Cash flows related to management and guarantee fees, including upfront, guarantee-related payments, are classified as operating activities, along with the cash flows related to the collection and distribution of payments on the mortgage loans underlying PCs. Upfront, guarantee-related payments are discussed further below in Securitization Activities through Issuances of Guaranteed PCs and Structured Securities Cash Payments at Inception.
When we have the right to purchase mortgage loans from PC pools, we recognize the mortgage loans as held-for-investment with a corresponding payable to the trust. For periods prior to the third quarter of 2009, the right to purchase the loans was included in net cash provided by investing activities and the increase in the payable to the trust was included in net cash used by operating activities. We determined that the recognition of these mortgage loans should be reflected as a non-cash activity. We revised our consolidated statements of cash flows for the year ended December 31, 2008 to reflect this correction. This revision resulted in an increase to the cash used for operating activities by $518 million and a decrease to the cash used for investing activities by $518 million for 2008. Management concluded that this revision is not material to our previously issued consolidated financial statements.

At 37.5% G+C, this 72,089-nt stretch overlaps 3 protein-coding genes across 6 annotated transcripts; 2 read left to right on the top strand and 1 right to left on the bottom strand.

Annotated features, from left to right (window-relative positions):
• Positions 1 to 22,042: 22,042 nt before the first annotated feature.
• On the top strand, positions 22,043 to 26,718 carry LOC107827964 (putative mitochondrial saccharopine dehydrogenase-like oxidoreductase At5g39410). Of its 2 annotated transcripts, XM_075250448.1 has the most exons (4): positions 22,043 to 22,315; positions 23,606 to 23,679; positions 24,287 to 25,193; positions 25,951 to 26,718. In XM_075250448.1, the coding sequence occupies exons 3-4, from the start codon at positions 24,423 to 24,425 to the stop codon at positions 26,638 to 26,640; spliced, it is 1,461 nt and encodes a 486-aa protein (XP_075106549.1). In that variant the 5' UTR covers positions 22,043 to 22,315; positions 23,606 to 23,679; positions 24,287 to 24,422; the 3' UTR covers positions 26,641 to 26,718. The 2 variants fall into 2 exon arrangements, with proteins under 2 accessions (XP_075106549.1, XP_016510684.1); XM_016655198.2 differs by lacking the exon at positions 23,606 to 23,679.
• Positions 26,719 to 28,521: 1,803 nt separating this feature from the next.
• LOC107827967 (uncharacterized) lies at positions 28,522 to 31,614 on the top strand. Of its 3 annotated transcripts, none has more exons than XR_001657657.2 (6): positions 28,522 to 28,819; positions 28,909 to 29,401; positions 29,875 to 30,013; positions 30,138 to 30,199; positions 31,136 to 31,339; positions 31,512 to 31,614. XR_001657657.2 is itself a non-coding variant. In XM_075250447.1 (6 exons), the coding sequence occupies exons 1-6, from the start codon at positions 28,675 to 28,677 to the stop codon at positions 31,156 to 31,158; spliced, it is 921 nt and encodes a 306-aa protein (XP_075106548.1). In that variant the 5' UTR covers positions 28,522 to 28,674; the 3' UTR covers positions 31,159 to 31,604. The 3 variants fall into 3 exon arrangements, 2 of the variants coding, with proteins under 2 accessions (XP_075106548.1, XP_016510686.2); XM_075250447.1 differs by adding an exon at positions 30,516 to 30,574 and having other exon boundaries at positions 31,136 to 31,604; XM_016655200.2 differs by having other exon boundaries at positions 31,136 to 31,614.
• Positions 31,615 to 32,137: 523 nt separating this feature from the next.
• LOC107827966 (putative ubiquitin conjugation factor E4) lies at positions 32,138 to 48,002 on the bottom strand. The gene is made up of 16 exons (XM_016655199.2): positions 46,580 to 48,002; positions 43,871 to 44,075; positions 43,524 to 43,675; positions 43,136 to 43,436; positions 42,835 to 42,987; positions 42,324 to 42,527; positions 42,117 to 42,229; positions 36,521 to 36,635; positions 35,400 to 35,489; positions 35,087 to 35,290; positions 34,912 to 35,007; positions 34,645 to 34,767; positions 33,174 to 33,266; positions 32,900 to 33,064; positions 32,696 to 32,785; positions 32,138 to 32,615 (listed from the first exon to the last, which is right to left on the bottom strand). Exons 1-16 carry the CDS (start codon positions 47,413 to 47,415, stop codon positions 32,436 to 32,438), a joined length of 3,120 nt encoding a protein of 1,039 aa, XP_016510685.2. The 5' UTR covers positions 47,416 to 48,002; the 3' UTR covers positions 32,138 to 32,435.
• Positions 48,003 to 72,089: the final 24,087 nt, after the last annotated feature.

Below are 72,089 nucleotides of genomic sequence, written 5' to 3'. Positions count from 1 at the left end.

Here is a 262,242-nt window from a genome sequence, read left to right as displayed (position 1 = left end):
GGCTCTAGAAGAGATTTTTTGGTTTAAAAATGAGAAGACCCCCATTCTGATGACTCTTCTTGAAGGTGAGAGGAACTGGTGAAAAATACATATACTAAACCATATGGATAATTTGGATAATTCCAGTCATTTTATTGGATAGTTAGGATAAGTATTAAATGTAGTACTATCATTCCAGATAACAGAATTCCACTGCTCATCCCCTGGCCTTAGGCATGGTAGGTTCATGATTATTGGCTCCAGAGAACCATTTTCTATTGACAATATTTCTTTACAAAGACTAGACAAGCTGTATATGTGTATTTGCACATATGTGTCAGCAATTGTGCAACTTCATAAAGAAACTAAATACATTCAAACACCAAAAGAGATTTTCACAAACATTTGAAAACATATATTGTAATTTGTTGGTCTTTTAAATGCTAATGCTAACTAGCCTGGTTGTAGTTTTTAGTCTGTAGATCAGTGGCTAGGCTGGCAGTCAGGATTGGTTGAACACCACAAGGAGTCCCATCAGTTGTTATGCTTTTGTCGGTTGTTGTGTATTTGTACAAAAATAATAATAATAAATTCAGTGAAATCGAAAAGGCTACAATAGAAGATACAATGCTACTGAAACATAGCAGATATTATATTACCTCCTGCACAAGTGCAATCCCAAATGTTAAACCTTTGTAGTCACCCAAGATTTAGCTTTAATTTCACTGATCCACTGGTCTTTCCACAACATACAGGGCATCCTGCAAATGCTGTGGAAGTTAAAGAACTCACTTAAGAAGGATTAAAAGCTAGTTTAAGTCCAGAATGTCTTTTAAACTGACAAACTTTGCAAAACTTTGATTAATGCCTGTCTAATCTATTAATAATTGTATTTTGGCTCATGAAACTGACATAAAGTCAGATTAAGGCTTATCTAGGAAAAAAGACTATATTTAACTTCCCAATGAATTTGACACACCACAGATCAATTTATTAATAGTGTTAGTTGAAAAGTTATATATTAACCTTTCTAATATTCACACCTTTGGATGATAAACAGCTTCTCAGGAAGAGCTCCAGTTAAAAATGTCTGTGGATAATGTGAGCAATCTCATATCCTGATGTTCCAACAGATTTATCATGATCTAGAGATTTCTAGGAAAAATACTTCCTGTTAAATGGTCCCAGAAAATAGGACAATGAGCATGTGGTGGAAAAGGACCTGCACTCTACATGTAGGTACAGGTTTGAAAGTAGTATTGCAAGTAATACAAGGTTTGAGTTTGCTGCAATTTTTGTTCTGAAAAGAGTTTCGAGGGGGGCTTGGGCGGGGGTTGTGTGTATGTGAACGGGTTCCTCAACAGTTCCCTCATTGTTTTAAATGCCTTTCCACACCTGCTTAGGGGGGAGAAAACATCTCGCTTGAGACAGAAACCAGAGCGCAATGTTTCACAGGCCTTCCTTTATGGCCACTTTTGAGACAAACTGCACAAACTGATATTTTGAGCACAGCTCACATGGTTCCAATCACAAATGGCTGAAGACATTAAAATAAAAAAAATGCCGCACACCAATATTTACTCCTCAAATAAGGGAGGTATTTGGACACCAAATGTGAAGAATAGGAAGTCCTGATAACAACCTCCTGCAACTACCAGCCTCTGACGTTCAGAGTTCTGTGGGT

Cash collateral accepted from counterparties that we do not have the right to use is recorded as restricted cash in our consolidated balance sheets. Restricted cash also includes cash held on deposit at the Fixed Income Clearing Corporation.
Securitization Activities through Issuances of Guaranteed PCs and Structured Securities
We securitize substantially all of the single-family mortgages we have purchased and issue mortgage-related securities called PCs that can be sold to investors or held by us. Guarantor swaps are transactions where financial institutions exchange mortgage loans for PCs backed by these mortgage loans. Multilender swaps are similar to guarantor swaps, except that formed PC pools include loans that are contributed by more than one other party or by us. We issue PCs and Structured Securities through various swap-based exchanges significantly more often than through cash-based exchanges. We also issue and transfer Structured Securities to third parties in exchange for PCs and non-Freddie Mac mortgage-related securities.